Insomnia can be a side effect of both nonprescription and prescription drugs. Allergy medicines, antidepressants, corticosteroids, heart and blood pressure medicines, and stimulants are among the prescription medications that may affect sleep. Common over-the-counter medications may contain stimulants that cause sleep interference.

Symptoms of Insomnia

A person with insomnia may experience one or more symptom. They include but are not limited to the following:

  • Problems with falling asleep, staying asleep, and/or waking and not being able to go back to sleep
  • Waking up too early
  • Tiredness, low energy, low motivation during normal waking hours
  • Worries or frustration about sleep
  • Problems with concentration, memory, and focus that result in a lowered performance at work or school and/or an increase in accidents or errors
  • Tiredness upon waking even after having the right conditions for a full sleep session
  • Tension headaches and/or gastrointestinal distress
  • Anxiety, depression, and/or irritability

Treatment for Insomnia

The treatment for insomnia depends on the type of insomnia with which a person is diagnosed. Acute insomnia is short-term, from one night to three weeks, and is generally resolved on its own with no treatment required. Chronic insomnia is long-term, lasting more than three weeks, and sometimes relies on treatment in order to make it go away. In either case, insomnia is treatable.

In the case of both acute and chronic insomnia, health problems or underlying medical conditions must be treated first. It is possible that the insomnia will improve as your health problem or medical condition improves. If medications are suspected to be the cause of your insomnia, they will likely be changed. Other treatments for insomnia include the following:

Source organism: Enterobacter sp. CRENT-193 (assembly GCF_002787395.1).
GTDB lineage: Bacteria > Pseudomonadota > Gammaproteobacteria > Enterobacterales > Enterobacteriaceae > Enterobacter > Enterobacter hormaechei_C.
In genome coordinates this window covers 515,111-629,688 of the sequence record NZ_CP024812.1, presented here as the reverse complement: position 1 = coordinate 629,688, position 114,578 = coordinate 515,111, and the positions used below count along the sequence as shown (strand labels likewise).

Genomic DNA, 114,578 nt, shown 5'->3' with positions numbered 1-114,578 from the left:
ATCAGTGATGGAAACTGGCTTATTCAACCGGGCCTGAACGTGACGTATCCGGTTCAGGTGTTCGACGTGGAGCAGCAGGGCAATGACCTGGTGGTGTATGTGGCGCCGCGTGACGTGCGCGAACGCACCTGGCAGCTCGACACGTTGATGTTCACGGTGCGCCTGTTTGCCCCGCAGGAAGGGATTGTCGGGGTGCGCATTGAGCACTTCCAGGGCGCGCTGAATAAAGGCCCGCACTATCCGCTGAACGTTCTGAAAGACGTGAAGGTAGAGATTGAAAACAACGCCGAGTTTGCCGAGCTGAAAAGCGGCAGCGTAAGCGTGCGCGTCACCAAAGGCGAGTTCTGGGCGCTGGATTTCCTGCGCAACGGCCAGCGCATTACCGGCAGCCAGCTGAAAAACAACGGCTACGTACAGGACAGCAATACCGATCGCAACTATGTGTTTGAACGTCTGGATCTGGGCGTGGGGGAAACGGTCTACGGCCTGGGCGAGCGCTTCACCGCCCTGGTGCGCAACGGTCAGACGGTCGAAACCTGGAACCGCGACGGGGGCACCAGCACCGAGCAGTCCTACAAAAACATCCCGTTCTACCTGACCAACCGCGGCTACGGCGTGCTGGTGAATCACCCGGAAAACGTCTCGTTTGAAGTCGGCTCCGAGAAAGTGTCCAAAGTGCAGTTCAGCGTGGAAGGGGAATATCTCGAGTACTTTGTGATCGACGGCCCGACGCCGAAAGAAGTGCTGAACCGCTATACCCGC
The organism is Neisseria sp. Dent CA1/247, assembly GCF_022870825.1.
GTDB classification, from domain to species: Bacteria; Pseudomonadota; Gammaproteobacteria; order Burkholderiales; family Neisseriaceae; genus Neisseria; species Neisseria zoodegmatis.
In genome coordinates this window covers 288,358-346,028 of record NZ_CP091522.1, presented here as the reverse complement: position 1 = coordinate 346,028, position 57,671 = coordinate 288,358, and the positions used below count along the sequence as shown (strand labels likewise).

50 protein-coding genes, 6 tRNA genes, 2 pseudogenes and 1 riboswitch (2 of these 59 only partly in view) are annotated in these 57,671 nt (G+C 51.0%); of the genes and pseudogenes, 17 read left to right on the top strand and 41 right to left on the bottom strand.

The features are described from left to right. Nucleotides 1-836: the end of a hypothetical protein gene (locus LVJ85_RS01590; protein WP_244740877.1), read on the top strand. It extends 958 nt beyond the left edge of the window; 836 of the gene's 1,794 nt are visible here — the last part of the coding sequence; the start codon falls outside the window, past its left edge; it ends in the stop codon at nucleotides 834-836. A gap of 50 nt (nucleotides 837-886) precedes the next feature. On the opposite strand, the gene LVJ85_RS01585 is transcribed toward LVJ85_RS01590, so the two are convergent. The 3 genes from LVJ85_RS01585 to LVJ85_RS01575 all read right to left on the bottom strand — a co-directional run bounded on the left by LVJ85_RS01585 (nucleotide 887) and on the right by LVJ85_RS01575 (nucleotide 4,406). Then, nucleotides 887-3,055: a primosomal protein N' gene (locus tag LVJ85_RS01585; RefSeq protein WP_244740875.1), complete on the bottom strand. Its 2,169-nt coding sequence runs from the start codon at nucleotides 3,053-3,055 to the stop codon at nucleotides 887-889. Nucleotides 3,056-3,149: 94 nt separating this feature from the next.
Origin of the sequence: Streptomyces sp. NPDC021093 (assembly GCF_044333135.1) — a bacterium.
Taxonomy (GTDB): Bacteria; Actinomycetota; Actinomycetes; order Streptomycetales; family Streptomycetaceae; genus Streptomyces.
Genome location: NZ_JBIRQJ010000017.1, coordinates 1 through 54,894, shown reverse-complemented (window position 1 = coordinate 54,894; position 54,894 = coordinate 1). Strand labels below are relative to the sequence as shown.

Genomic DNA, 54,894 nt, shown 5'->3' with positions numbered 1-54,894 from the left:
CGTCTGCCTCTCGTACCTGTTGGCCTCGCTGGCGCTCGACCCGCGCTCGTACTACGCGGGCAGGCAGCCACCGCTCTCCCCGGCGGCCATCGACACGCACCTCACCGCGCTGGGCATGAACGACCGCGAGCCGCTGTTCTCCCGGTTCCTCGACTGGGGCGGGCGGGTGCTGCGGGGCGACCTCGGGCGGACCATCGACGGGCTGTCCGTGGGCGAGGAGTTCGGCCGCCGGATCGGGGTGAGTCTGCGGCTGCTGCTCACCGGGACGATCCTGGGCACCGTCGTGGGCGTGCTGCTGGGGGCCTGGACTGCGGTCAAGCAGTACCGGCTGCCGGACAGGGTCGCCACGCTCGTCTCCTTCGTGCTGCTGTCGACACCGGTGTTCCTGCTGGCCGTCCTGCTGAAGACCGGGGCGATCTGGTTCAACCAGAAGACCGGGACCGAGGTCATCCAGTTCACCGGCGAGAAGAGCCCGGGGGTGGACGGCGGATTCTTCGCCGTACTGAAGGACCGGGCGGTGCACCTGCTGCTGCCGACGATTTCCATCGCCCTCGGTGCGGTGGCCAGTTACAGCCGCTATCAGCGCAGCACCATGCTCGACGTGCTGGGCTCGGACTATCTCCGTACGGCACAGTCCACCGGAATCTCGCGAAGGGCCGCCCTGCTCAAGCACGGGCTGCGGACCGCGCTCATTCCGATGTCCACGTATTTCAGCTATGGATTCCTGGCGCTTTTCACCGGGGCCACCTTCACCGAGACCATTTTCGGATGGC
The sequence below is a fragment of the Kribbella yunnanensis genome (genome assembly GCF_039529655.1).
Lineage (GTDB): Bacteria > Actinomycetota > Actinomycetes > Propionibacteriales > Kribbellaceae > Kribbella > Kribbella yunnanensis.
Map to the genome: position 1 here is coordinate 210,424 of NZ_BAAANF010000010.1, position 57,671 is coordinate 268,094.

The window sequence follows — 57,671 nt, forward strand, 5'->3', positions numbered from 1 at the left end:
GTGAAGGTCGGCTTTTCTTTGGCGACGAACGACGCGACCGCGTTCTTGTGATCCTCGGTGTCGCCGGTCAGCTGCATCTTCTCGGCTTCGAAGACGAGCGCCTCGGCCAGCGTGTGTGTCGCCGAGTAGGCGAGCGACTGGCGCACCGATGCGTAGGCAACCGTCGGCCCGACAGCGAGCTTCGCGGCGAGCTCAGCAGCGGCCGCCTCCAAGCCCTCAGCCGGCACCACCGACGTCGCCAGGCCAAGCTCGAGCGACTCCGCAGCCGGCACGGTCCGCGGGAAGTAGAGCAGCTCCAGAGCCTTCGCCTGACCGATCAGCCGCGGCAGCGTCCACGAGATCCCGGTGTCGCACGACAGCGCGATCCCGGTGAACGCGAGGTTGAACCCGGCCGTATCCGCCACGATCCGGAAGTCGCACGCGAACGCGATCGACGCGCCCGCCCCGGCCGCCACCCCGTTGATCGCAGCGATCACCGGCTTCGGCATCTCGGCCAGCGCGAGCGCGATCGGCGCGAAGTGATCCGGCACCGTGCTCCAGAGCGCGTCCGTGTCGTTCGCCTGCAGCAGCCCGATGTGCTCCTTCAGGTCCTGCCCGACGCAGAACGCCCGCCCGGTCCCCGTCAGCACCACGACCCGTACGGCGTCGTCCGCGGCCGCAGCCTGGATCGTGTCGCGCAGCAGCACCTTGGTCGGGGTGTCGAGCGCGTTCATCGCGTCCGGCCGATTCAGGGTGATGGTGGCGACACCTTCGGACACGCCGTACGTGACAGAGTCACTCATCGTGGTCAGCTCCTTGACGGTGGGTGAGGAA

Good sleeping habits contribute positively to alertness during your normal waking hours and to quality sleep during your normal sleeping hours. Consistence in following them day to day is very important. Good sleep habits include the following:

  • Be active during normal waking hours.
  • Take short naps or better yet, avoid them altogether.
  • Avoid or limit alcohol and caffeine.
  • Avoid nicotine products.
  • Control painful conditions.
  • Make and adhere to a sleep schedule.
  • Do not eat or drink heavily before bedtime.
  • Use your bed for sleeping and sex only.
  • Make your bedroom comfortable by eliminating noise, light, and extreme temperatures.
  • Follow a relaxing bedtime ritual that involves a quiet activity.
  • Get out of bed if you can’t sleep or as soon as you have had enough sleep to feel rested.
Behavior therapy is a non-medicine treatment for insomnia that is actually as effective and sometimes even more effective than sleep medication. The goal of behavior therapy is to help you change behaviors that cause or worsen insomnia and replace them with new behaviors that contribute to quality sleep. Examples of behavior therapy include the following:

  • Relaxation techniques including biofeedback, breathing exercises, and muscle relaxation help reduce anxiety by controlling heart rate, muscle tension, breathing, and mood.
  • Stimulus control that limits the time you are awake in bed helps you associate the bed and the bedroom with sleep and sex only.
  • Cognitive behavioral therapy works to eliminate or at least control negative thoughts and anxieties that might be keeping you awake.
  • Sleep restriction causes partial sleep deprivation by decreasing your time in bed, thus making you more tired each night. An increase in time spent in bed occurs once your sleep improves.
  • Light therapy uses the evening’s natural light or a medical-grade light box to push back your internal sleep clock if you have a tendency to wake up too early because you fall asleep too early.
Over-the-counter and prescription medications have been developed to help you either fall asleep or stay asleep. They are generally not recommended for long-term use and should only be taken under the supervision of a board-certified sleep medicine physician.
Rather than try to deal with insomnia on your own, Dr. Nassar will find a treatment or combination of treatments that will work for you and your circumstances. If insomnia makes it hard to go about your normal daily tasks, contact Dr. Nassar and his sleep team at Jacksonville Sleep Center. They will work with you to diagnose and treat your insomnia.